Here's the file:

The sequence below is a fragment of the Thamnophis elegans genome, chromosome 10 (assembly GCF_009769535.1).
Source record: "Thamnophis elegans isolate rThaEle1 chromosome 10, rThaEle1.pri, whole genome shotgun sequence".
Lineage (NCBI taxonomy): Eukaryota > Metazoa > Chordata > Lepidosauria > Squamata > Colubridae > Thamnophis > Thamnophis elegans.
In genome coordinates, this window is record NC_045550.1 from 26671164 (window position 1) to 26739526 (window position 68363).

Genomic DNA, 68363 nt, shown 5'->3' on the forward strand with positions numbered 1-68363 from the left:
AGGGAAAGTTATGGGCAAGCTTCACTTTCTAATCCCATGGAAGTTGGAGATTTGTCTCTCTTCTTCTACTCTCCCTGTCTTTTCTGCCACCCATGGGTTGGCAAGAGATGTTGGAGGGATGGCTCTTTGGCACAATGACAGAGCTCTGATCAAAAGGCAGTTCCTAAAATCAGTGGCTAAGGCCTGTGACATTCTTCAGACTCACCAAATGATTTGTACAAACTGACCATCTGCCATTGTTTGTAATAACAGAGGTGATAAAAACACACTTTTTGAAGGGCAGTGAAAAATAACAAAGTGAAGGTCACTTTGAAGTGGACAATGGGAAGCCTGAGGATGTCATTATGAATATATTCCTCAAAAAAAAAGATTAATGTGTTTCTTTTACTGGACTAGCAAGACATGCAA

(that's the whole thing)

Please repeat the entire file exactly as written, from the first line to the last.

The sequence below is a fragment of the Thamnophis elegans genome, chromosome 10 (assembly GCF_009769535.1).
Source record: "Thamnophis elegans isolate rThaEle1 chromosome 10, rThaEle1.pri, whole genome shotgun sequence".
Lineage (NCBI taxonomy): Eukaryota > Metazoa > Chordata > Lepidosauria > Squamata > Colubridae > Thamnophis > Thamnophis elegans.
In genome coordinates, this window is record NC_045550.1 from 26671164 (window position 1) to 26739526 (window position 68363).

Genomic DNA, 68363 nt, shown 5'->3' on the forward strand with positions numbered 1-68363 from the left:
AGGGAAAGTTATGGGCAAGCTTCACTTTCTAATCCCATGGAAGTTGGAGATTTGTCTCTCTTCTTCTACTCTCCCTGTCTTTTCTGCCACCCATGGGTTGGCAAGAGATGTTGGAGGGATGGCTCTTTGGCACAATGACAGAGCTCTGATCAAAAGGCAGTTCCTAAAATCAGTGGCTAAGGCCTGTGACATTCTTCAGACTCACCAAATGATTTGTACAAACTGACCATCTGCCATTGTTTGTAATAACAGAGGTGATAAAAACACACTTTTTGAAGGGCAGTGAAAAATAACAAAGTGAAGGTCACTTTGAAGTGGACAATGGGAAGCCTGAGGATGTCATTATGAATATATTCCTCAAAAAAAAAGATTAATGTGTTTCTTTTACTGGACTAGCAAGACATGCAA